About the Ned Kelly movie starring Mick Jagger…
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July 13, 1969: Mick in is Australia shooting his part for the NED KELLY movie (about the life of the 19th-century Aussie, outlaw directed by Tony Richardson), which extended until September that year. Meanwhile, he writes ‘Brown Sugar’ while staying there.
When Rolling Stones frontman Mick Jagger saddled up for the lead role in 1970’s Ned Kelly, history was meant to bear him somewhere between Pat Garrett And Billy The Kid and a ballsy Irish folk song. “The more I worked on it, the more I thought that I could make it by adopting a ballad…almost a country and western formula,” recounted Tony Richardson, the flamboyant British director behind such celebrated epics as The Charge Of The Light Brigade and Tom Jones, and the “kitchen sink realism” groundbreakers Look Back In Anger and The Loneliness Of The Long Distance Runner.
But while the cinematography would unfurl with beautifully haunting reverie, any romantic re-imagining was swiftly ring barked by the dramas of rock stardom, careless rewrites and, worst of all (according to Richardson), Australians. Ned Kelly is indeed a renowned tale of thuggery, violence, and an indomitable mythology…and that was just behind the camera.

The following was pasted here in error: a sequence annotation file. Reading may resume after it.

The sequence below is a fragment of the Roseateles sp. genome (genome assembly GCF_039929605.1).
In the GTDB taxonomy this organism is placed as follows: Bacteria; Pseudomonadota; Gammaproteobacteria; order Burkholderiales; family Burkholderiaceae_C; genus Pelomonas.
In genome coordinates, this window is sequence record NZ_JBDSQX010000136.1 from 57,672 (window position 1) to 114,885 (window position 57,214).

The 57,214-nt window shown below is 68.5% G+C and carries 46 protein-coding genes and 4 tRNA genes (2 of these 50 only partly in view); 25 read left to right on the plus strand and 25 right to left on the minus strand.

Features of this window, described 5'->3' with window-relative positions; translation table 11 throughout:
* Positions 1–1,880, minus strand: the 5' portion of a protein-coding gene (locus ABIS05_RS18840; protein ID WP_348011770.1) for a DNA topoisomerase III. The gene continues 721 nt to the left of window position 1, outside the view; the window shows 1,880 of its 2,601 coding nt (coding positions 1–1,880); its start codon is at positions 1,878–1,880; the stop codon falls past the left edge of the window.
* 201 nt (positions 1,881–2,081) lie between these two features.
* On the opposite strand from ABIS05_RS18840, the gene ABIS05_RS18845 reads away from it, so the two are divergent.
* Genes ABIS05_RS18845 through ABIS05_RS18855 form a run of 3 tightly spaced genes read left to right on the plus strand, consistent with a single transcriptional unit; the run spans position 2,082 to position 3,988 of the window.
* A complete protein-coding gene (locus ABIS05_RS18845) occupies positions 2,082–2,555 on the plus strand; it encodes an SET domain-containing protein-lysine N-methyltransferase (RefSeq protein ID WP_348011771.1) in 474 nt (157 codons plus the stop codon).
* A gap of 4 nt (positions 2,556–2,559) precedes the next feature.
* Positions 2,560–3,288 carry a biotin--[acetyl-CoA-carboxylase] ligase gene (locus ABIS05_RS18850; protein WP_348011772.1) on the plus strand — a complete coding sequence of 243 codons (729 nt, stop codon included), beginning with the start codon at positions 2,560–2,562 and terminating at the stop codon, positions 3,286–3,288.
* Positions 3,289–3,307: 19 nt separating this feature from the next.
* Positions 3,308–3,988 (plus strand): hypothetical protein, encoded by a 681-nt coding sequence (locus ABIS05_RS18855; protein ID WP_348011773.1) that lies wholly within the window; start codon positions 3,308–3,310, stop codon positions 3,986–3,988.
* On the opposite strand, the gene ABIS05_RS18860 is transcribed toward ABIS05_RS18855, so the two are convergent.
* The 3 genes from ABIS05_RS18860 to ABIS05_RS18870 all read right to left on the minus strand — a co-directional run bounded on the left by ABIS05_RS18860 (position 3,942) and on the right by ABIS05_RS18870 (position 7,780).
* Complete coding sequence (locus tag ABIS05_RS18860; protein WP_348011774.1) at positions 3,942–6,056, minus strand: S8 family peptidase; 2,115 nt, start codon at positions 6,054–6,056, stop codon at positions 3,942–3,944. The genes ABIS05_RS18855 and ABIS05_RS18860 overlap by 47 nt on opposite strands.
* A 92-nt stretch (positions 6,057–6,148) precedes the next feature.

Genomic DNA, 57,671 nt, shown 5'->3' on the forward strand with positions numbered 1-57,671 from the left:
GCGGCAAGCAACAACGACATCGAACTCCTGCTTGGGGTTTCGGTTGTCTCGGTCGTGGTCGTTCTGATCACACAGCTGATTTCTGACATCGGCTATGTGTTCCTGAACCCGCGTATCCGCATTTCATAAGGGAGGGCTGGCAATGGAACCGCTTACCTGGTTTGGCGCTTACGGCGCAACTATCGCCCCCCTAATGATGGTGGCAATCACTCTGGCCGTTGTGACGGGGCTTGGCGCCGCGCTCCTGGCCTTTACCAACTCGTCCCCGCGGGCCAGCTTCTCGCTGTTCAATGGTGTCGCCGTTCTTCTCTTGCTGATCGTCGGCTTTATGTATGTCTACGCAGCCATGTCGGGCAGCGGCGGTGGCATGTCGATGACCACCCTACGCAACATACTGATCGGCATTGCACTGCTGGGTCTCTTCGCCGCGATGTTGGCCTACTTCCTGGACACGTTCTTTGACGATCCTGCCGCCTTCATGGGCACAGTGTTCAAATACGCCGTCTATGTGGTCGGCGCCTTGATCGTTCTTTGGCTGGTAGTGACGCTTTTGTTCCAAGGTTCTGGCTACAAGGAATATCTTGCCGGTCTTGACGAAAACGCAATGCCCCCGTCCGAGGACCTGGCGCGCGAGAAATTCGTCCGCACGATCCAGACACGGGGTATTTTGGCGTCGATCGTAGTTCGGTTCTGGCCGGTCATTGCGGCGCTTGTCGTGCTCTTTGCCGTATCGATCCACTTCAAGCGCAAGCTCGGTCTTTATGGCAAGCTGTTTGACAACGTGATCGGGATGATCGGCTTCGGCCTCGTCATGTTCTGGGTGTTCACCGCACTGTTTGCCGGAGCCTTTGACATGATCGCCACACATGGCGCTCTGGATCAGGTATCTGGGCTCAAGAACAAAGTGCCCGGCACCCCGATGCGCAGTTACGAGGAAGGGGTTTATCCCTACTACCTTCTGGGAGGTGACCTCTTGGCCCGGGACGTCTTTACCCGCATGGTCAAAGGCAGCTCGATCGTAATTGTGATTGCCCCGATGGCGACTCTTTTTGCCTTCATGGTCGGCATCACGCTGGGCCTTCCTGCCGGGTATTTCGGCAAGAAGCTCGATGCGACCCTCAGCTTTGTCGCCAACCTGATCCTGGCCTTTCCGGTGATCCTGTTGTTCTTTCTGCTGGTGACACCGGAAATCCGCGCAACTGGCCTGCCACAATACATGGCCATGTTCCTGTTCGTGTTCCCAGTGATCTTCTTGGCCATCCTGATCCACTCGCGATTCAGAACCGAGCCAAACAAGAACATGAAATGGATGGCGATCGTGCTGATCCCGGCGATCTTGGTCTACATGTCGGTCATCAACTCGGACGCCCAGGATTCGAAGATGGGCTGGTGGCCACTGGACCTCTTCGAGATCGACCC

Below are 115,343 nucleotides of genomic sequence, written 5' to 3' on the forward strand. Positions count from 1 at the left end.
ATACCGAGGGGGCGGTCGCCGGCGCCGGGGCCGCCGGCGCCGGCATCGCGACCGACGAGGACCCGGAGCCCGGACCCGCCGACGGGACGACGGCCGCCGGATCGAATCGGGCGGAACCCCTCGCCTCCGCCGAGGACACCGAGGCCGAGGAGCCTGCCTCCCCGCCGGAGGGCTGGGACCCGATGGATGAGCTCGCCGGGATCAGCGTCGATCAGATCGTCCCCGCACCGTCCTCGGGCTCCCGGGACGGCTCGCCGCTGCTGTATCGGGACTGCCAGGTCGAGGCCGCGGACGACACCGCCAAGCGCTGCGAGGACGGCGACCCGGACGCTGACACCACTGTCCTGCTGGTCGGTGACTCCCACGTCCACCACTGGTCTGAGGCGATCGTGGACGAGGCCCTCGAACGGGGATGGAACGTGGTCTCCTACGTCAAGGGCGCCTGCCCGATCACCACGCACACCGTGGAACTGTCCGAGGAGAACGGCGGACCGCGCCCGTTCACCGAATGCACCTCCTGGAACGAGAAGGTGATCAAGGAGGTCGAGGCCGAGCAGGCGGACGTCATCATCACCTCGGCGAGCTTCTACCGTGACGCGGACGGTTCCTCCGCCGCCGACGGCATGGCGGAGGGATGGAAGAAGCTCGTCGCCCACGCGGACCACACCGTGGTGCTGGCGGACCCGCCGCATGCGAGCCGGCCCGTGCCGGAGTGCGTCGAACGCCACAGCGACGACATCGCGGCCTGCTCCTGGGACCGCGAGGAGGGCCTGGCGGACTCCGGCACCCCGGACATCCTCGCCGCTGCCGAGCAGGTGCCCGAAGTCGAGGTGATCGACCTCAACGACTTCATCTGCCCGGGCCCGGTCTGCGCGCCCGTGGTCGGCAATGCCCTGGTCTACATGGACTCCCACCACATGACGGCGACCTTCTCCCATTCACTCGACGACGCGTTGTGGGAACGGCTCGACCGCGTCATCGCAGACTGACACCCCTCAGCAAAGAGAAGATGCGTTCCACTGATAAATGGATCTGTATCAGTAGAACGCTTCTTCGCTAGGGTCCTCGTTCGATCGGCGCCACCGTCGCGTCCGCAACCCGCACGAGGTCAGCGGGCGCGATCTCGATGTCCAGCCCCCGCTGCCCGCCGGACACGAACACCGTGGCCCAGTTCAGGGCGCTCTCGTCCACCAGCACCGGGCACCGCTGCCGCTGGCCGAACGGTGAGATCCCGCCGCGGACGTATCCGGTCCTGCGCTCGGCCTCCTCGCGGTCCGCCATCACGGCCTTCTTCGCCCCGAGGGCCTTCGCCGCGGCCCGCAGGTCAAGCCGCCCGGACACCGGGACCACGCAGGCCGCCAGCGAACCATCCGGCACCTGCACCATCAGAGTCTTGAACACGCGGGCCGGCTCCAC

“Ned Kelly?” reminisced a skull-jewelled Keith Richards to FilmInk in 2008 while promoting The Rolling Stones concert film Shine A Light. “With that bucket on his head!? I said, ‘Don’t do it, Mick!’ Mick’s not natural cinema food. But what he does in his spare time is up to him.”
“Having gone for Mick, I should have made a very different film,” conceded Richardson years later in his autobiography, Long Distance Runner. “Maybe a kind of collage that capitalised on the striking contrasts of his talent, instead of trying to push Mick into being an incipient John Wayne.”
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